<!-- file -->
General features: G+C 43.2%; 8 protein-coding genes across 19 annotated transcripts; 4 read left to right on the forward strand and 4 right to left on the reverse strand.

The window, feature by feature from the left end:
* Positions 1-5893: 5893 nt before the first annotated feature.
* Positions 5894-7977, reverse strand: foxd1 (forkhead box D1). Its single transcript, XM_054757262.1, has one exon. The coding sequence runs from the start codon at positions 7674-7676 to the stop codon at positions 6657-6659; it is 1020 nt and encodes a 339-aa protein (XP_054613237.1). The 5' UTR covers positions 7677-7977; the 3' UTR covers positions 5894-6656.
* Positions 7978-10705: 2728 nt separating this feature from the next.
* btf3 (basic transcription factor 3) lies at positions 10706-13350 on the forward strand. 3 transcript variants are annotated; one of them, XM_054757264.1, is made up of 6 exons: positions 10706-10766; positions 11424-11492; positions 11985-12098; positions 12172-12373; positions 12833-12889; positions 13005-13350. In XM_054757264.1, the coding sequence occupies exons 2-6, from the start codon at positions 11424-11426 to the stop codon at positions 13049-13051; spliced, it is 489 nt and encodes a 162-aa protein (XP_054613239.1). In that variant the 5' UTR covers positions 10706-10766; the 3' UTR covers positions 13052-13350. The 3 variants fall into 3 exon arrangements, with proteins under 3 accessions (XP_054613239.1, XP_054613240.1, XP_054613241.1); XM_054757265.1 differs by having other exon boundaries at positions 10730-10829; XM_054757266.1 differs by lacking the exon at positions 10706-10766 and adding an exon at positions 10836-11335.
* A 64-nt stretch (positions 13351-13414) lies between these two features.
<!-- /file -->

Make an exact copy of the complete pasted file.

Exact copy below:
General features: G+C 43.2%; 8 protein-coding genes across 19 annotated transcripts; 4 read left to right on the forward strand and 4 right to left on the reverse strand.

The window, feature by feature from the left end:
* Positions 1-5893: 5893 nt before the first annotated feature.
* Positions 5894-7977, reverse strand: foxd1 (forkhead box D1). Its single transcript, XM_054757262.1, has one exon. The coding sequence runs from the start codon at positions 7674-7676 to the stop codon at positions 6657-6659; it is 1020 nt and encodes a 339-aa protein (XP_054613237.1). The 5' UTR covers positions 7677-7977; the 3' UTR covers positions 5894-6656.
* Positions 7978-10705: 2728 nt separating this feature from the next.
* btf3 (basic transcription factor 3) lies at positions 10706-13350 on the forward strand. 3 transcript variants are annotated; one of them, XM_054757264.1, is made up of 6 exons: positions 10706-10766; positions 11424-11492; positions 11985-12098; positions 12172-12373; positions 12833-12889; positions 13005-13350. In XM_054757264.1, the coding sequence occupies exons 2-6, from the start codon at positions 11424-11426 to the stop codon at positions 13049-13051; spliced, it is 489 nt and encodes a 162-aa protein (XP_054613239.1). In that variant the 5' UTR covers positions 10706-10766; the 3' UTR covers positions 13052-13350. The 3 variants fall into 3 exon arrangements, with proteins under 3 accessions (XP_054613239.1, XP_054613240.1, XP_054613241.1); XM_054757265.1 differs by having other exon boundaries at positions 10730-10829; XM_054757266.1 differs by lacking the exon at positions 10706-10766 and adding an exon at positions 10836-11335.
* A 64-nt stretch (positions 13351-13414) lies between these two features.